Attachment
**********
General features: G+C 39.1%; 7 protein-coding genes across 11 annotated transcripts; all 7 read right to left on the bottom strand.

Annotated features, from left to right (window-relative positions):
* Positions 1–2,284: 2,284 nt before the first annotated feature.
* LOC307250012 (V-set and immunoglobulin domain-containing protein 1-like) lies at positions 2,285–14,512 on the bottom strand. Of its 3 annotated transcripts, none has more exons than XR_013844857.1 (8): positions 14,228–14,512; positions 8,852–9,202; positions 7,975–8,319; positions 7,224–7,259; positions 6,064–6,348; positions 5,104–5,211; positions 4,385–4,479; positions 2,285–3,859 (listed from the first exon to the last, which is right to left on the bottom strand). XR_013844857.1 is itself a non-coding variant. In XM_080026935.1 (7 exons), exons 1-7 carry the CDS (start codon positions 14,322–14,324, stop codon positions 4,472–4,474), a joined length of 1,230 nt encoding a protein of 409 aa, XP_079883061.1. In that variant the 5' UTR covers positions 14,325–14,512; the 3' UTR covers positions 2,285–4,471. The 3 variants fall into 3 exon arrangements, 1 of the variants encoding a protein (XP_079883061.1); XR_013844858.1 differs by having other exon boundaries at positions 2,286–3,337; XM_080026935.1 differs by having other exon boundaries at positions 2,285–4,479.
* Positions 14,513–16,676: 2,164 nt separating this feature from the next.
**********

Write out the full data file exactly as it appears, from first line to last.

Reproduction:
General features: G+C 39.1%; 7 protein-coding genes across 11 annotated transcripts; all 7 read right to left on the bottom strand.

Annotated features, from left to right (window-relative positions):
* Positions 1–2,284: 2,284 nt before the first annotated feature.
* LOC307250012 (V-set and immunoglobulin domain-containing protein 1-like) lies at positions 2,285–14,512 on the bottom strand. Of its 3 annotated transcripts, none has more exons than XR_013844857.1 (8): positions 14,228–14,512; positions 8,852–9,202; positions 7,975–8,319; positions 7,224–7,259; positions 6,064–6,348; positions 5,104–5,211; positions 4,385–4,479; positions 2,285–3,859 (listed from the first exon to the last, which is right to left on the bottom strand). XR_013844857.1 is itself a non-coding variant. In XM_080026935.1 (7 exons), exons 1-7 carry the CDS (start codon positions 14,322–14,324, stop codon positions 4,472–4,474), a joined length of 1,230 nt encoding a protein of 409 aa, XP_079883061.1. In that variant the 5' UTR covers positions 14,325–14,512; the 3' UTR covers positions 2,285–4,471. The 3 variants fall into 3 exon arrangements, 1 of the variants encoding a protein (XP_079883061.1); XR_013844858.1 differs by having other exon boundaries at positions 2,286–3,337; XM_080026935.1 differs by having other exon boundaries at positions 2,285–4,479.
* Positions 14,513–16,676: 2,164 nt separating this feature from the next.